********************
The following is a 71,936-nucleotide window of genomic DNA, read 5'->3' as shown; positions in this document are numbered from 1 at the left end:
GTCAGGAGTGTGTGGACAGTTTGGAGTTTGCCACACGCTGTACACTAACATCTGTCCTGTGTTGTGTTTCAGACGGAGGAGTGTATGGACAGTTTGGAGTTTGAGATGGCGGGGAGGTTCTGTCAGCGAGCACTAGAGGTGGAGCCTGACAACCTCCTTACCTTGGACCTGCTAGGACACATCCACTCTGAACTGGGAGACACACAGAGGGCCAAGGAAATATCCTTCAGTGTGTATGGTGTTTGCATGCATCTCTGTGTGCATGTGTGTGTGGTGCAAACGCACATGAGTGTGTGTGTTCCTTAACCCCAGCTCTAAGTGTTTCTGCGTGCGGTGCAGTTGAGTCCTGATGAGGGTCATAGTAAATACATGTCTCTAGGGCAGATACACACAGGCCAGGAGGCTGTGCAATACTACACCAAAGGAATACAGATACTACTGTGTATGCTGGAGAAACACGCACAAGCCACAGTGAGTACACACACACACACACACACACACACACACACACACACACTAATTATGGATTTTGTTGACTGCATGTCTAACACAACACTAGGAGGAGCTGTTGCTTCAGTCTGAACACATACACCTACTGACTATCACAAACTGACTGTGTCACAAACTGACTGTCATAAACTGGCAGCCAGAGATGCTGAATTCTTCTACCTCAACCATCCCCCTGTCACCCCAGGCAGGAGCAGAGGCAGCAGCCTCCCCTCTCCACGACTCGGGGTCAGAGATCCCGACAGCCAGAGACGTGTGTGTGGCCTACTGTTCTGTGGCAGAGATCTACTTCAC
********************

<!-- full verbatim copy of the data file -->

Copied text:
The following is a 71,936-nucleotide window of genomic DNA, read 5'->3' as shown; positions in this document are numbered from 1 at the left end:
GTCAGGAGTGTGTGGACAGTTTGGAGTTTGCCACACGCTGTACACTAACATCTGTCCTGTGTTGTGTTTCAGACGGAGGAGTGTATGGACAGTTTGGAGTTTGAGATGGCGGGGAGGTTCTGTCAGCGAGCACTAGAGGTGGAGCCTGACAACCTCCTTACCTTGGACCTGCTAGGACACATCCACTCTGAACTGGGAGACACACAGAGGGCCAAGGAAATATCCTTCAGTGTGTATGGTGTTTGCATGCATCTCTGTGTGCATGTGTGTGTGGTGCAAACGCACATGAGTGTGTGTGTTCCTTAACCCCAGCTCTAAGTGTTTCTGCGTGCGGTGCAGTTGAGTCCTGATGAGGGTCATAGTAAATACATGTCTCTAGGGCAGATACACACAGGCCAGGAGGCTGTGCAATACTACACCAAAGGAATACAGATACTACTGTGTATGCTGGAGAAACACGCACAAGCCACAGTGAGTACACACACACACACACACACACACACACACACACACACACTAATTATGGATTTTGTTGACTGCATGTCTAACACAACACTAGGAGGAGCTGTTGCTTCAGTCTGAACACATACACCTACTGACTATCACAAACTGACTGTGTCACAAACTGACTGTCATAAACTGGCAGCCAGAGATGCTGAATTCTTCTACCTCAACCATCCCCCTGTCACCCCAGGCAGGAGCAGAGGCAGCAGCCTCCCCTCTCCACGACTCGGGGTCAGAGATCCCGACAGCCAGAGACGTGTGTGTGGCCTACTGTTCTGTGGCAGAGATCTACTTCAC